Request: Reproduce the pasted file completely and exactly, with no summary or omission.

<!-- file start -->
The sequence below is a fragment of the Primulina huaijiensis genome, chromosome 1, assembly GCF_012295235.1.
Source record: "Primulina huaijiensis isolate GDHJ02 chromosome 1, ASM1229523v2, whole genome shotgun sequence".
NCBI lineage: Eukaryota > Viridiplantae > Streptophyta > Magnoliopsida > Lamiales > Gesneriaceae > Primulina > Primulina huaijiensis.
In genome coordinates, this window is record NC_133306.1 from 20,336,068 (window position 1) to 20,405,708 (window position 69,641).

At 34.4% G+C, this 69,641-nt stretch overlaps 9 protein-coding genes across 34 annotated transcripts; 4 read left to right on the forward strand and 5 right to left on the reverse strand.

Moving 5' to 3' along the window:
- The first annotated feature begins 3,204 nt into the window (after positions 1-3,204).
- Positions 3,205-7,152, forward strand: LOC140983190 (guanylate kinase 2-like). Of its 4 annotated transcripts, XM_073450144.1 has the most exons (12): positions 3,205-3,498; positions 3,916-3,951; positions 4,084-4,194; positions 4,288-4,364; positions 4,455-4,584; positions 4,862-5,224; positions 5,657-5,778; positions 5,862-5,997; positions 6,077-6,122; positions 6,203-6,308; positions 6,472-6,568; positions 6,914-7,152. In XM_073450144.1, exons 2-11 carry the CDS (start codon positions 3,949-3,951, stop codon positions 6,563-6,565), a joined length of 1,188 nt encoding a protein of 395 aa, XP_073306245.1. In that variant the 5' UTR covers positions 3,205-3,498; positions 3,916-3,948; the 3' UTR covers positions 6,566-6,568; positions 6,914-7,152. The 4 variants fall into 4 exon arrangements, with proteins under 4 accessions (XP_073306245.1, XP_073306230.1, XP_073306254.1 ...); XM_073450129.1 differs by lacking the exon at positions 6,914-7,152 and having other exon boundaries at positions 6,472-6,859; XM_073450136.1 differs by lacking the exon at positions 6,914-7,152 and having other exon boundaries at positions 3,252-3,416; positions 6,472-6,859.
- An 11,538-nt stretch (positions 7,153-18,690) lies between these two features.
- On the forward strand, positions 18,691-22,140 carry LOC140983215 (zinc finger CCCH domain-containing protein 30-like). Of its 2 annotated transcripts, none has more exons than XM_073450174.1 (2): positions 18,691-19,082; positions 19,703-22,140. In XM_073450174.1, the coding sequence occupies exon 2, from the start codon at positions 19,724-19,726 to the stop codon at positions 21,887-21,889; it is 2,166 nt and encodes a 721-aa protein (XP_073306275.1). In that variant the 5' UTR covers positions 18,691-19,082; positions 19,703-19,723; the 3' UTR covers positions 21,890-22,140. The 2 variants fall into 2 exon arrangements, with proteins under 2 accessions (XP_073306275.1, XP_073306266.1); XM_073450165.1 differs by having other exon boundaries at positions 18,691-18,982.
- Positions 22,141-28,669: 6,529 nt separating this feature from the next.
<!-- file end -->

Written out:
The sequence below is a fragment of the Primulina huaijiensis genome, chromosome 1, assembly GCF_012295235.1.
Source record: "Primulina huaijiensis isolate GDHJ02 chromosome 1, ASM1229523v2, whole genome shotgun sequence".
NCBI lineage: Eukaryota > Viridiplantae > Streptophyta > Magnoliopsida > Lamiales > Gesneriaceae > Primulina > Primulina huaijiensis.
In genome coordinates, this window is record NC_133306.1 from 20,336,068 (window position 1) to 20,405,708 (window position 69,641).

At 34.4% G+C, this 69,641-nt stretch overlaps 9 protein-coding genes across 34 annotated transcripts; 4 read left to right on the forward strand and 5 right to left on the reverse strand.

Moving 5' to 3' along the window:
- The first annotated feature begins 3,204 nt into the window (after positions 1-3,204).
- Positions 3,205-7,152, forward strand: LOC140983190 (guanylate kinase 2-like). Of its 4 annotated transcripts, XM_073450144.1 has the most exons (12): positions 3,205-3,498; positions 3,916-3,951; positions 4,084-4,194; positions 4,288-4,364; positions 4,455-4,584; positions 4,862-5,224; positions 5,657-5,778; positions 5,862-5,997; positions 6,077-6,122; positions 6,203-6,308; positions 6,472-6,568; positions 6,914-7,152. In XM_073450144.1, exons 2-11 carry the CDS (start codon positions 3,949-3,951, stop codon positions 6,563-6,565), a joined length of 1,188 nt encoding a protein of 395 aa, XP_073306245.1. In that variant the 5' UTR covers positions 3,205-3,498; positions 3,916-3,948; the 3' UTR covers positions 6,566-6,568; positions 6,914-7,152. The 4 variants fall into 4 exon arrangements, with proteins under 4 accessions (XP_073306245.1, XP_073306230.1, XP_073306254.1 ...); XM_073450129.1 differs by lacking the exon at positions 6,914-7,152 and having other exon boundaries at positions 6,472-6,859; XM_073450136.1 differs by lacking the exon at positions 6,914-7,152 and having other exon boundaries at positions 3,252-3,416; positions 6,472-6,859.
- An 11,538-nt stretch (positions 7,153-18,690) lies between these two features.
- On the forward strand, positions 18,691-22,140 carry LOC140983215 (zinc finger CCCH domain-containing protein 30-like). Of its 2 annotated transcripts, none has more exons than XM_073450174.1 (2): positions 18,691-19,082; positions 19,703-22,140. In XM_073450174.1, the coding sequence occupies exon 2, from the start codon at positions 19,724-19,726 to the stop codon at positions 21,887-21,889; it is 2,166 nt and encodes a 721-aa protein (XP_073306275.1). In that variant the 5' UTR covers positions 18,691-19,082; positions 19,703-19,723; the 3' UTR covers positions 21,890-22,140. The 2 variants fall into 2 exon arrangements, with proteins under 2 accessions (XP_073306275.1, XP_073306266.1); XM_073450165.1 differs by having other exon boundaries at positions 18,691-18,982.
- Positions 22,141-28,669: 6,529 nt separating this feature from the next.